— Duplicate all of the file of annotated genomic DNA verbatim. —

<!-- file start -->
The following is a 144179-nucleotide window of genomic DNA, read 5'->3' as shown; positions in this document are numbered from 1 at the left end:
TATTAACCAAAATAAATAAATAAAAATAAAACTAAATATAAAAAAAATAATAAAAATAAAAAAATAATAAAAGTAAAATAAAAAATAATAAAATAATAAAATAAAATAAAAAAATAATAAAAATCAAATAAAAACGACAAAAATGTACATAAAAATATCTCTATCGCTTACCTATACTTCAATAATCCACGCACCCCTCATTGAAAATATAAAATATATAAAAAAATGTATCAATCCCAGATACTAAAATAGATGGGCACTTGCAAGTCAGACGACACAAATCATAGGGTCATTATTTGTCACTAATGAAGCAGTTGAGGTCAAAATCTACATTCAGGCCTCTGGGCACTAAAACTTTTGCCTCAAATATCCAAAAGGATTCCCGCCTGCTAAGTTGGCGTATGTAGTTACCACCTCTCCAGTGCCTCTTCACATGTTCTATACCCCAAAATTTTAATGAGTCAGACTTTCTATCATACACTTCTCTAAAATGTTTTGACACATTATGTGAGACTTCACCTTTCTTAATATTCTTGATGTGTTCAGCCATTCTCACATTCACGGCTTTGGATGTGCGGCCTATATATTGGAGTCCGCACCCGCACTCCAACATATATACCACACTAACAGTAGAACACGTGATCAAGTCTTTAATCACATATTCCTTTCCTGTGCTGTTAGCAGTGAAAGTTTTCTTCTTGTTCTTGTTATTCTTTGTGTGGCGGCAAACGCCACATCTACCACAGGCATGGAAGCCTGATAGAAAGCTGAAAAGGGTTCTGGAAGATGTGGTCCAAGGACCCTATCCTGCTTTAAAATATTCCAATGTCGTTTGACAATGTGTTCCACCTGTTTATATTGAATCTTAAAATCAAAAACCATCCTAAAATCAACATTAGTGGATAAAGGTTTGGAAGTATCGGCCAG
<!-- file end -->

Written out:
The following is a 144179-nucleotide window of genomic DNA, read 5'->3' as shown; positions in this document are numbered from 1 at the left end:
TATTAACCAAAATAAATAAATAAAAATAAAACTAAATATAAAAAAAATAATAAAAATAAAAAAATAATAAAAGTAAAATAAAAAATAATAAAATAATAAAATAAAATAAAAAAATAATAAAAATCAAATAAAAACGACAAAAATGTACATAAAAATATCTCTATCGCTTACCTATACTTCAATAATCCACGCACCCCTCATTGAAAATATAAAATATATAAAAAAATGTATCAATCCCAGATACTAAAATAGATGGGCACTTGCAAGTCAGACGACACAAATCATAGGGTCATTATTTGTCACTAATGAAGCAGTTGAGGTCAAAATCTACATTCAGGCCTCTGGGCACTAAAACTTTTGCCTCAAATATCCAAAAGGATTCCCGCCTGCTAAGTTGGCGTATGTAGTTACCACCTCTCCAGTGCCTCTTCACATGTTCTATACCCCAAAATTTTAATGAGTCAGACTTTCTATCATACACTTCTCTAAAATGTTTTGACACATTATGTGAGACTTCACCTTTCTTAATATTCTTGATGTGTTCAGCCATTCTCACATTCACGGCTTTGGATGTGCGGCCTATATATTGGAGTCCGCACCCGCACTCCAACATATATACCACACTAACAGTAGAACACGTGATCAAGTCTTTAATCACATATTCCTTTCCTGTGCTGTTAGCAGTGAAAGTTTTCTTCTTGTTCTTGTTATTCTTTGTGTGGCGGCAAACGCCACATCTACCACAGGCATGGAAGCCTGATAGAAAGCTGAAAAGGGTTCTGGAAGATGTGGTCCAAGGACCCTATCCTGCTTTAAAATATTCCAATGTCGTTTGACAATGTGTTCCACCTGTTTATATTGAATCTTAAAATCAAAAACCATCCTAAAATCAACATTAGTGGATAAAGGTTTGGAAGTATCGGCCAG